PowerWatch, Canada , an energy monitoring systems maker, recently signed a deal in India that will help hundreds of thousands of people conserve electricity.
According to reports, the company signed a deal to begin a rollout of its product to some of the 10 million residential customers with North Delhi Power Limited (NDPL). The rollout will be phased in, starting with 100,000 customers, followed by another 100,000 and so on.
“It’s section by section, but we have a large phase rollout planned for all of North Delhi Power,” said PowerWatch co-owner and CEO Janeen Stodulski.
Stodulski said she is unsure how many of NDPL customers will eventually get her company’s monitoring system.
“I hope they put it in all of the residential facilities in all of the areas,” she said. I’d like to get all of India in total, all of the utility companies. We’re also looking at Iran, Iraq, Kuwait and then from there we’re going to look at Brazil. But right now, we’re focusing on India because it is one of the fastest growing economic markets. We’re focusing on Delhi and then Mumbai, which is known as Bombay.”
…The monitoring system allows users to see their electricity usage and cost in real time. It is a two-piece device, one being installed on the electric meter, which sends a wireless signal to the other device, an iPad preloaded with monitoring software. The iPad displays how much electricity is being used and what it is costing. It has information such as how much an electric bill is so far and how much it will be at the usage rate and more.
She said this knowledge leads people to reduce between five and 10 per cent of their electricity costs.
“Really, by turning things off, not sitting watching TV with 20 lights on in the home, people actually reduce,” she said.
“People start to see it and they’re like ‘Oh my God, how much is that costing me? What did that just cost’. And it’s funny. It becomes addictive. When you first get it in your home, people run around and they turn everything on. They want to see ‘How high can I go?’ But when I leave my house I know it should not be more than 400 watts, if it is something is on, something that should not be on is on.”
This is very important technology in India, said Stodulski, because half of electricity use is stolen. People literally take power cables from people’s roofs and from hydro lines and use it for themselves. This technology allows people to monitor their electric use and in turn become aware of it being taken elsewhere.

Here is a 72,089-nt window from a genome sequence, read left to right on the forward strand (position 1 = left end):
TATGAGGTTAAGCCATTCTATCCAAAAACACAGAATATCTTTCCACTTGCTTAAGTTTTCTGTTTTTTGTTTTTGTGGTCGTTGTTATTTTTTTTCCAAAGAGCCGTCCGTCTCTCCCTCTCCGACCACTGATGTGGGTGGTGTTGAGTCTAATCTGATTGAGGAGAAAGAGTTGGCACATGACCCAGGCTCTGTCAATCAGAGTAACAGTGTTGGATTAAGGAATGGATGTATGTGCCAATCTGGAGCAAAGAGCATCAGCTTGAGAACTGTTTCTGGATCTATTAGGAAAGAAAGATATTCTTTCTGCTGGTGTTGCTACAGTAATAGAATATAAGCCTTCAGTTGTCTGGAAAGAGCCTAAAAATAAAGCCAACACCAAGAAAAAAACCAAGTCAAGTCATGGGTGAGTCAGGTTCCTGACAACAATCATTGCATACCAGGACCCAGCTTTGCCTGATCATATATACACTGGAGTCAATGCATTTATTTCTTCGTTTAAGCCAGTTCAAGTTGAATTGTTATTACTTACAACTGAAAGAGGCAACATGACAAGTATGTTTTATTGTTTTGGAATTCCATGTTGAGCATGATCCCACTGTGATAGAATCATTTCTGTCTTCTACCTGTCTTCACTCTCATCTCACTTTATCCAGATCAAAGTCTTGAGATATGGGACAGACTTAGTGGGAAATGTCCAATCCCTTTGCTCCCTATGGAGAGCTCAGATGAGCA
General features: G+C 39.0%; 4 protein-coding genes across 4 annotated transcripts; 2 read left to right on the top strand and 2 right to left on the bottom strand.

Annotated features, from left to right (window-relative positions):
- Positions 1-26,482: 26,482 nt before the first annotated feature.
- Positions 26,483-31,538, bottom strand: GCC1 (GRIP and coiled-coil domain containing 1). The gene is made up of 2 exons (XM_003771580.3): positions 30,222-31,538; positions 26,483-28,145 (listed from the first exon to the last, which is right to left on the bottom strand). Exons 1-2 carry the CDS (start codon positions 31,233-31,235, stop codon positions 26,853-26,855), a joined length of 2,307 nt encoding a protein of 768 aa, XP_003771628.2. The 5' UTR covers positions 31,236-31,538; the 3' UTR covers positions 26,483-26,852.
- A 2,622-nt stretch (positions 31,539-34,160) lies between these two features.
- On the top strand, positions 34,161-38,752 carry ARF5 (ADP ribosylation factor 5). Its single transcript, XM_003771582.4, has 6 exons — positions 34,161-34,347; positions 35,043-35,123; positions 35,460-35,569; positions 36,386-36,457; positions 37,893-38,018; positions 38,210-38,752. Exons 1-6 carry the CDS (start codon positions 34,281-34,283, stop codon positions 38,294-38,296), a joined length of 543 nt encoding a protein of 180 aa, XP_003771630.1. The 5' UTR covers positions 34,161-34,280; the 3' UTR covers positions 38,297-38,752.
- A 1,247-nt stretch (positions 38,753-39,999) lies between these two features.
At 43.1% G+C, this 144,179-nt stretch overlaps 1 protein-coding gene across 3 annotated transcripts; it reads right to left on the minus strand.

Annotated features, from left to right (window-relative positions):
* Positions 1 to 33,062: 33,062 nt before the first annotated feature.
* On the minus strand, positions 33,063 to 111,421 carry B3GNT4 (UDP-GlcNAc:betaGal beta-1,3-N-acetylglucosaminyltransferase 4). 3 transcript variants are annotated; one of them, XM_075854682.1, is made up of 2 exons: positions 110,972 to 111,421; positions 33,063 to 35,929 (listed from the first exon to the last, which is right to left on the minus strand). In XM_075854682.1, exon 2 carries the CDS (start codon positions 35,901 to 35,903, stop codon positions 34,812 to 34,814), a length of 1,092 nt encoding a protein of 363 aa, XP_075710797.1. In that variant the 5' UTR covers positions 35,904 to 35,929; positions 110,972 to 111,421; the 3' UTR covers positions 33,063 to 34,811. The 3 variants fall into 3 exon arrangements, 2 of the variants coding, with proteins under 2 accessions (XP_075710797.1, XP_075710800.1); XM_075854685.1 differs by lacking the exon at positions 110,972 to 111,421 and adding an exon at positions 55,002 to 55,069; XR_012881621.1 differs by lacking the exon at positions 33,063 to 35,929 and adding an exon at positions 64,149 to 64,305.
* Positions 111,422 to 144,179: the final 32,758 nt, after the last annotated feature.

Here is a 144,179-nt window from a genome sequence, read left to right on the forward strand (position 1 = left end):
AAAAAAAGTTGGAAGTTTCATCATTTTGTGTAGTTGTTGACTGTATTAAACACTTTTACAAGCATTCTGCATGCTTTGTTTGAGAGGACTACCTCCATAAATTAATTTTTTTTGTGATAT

She said the technology does not reduce power use, but it has the potential of changing people’s use.
“Everyone is all for technology, and believe me, we are all about technology. But the second factor has to be human behavioural change and you can’t change your behaviour if you don’t know what it is,” she said.
She said if something is out of sight, it is out of mind. That’s why the iPad is dedicated to constantly showing power usage data.
“When I’m in my home, I need to see what I’m doing when I’m there,” she said. “I’m not going to walk over to my computer and log on. I provide that capability, it’s there. Our technology allows you to do that. But it’s that tablet, that display, that module is right there whether its kept on your table near the front door, whether its in your kitchen. . . it’s right there in your face.”
The technology allows people to log on with their computers or smartphones via the internet to get the results, but she said that is not as effective.
Just the last couple of days there have been reports in the media (Read: here and here ) of smart metering companies being acquired/funded in the US. Interesting that the second company mentioned there also has an opt out model with a tie up with the utilities. This should also find a lot of interest in India, as the power for residential customer is being subsidized in most states in India.
Just a few days ago, Panchabuta had talked about the first pilot project of Smart Grid technology to be piloted by the distribution utility Bangalore Electricity Supply Company Limited (BESCOM) in its operating zone of Electronic City-Bangalore, India.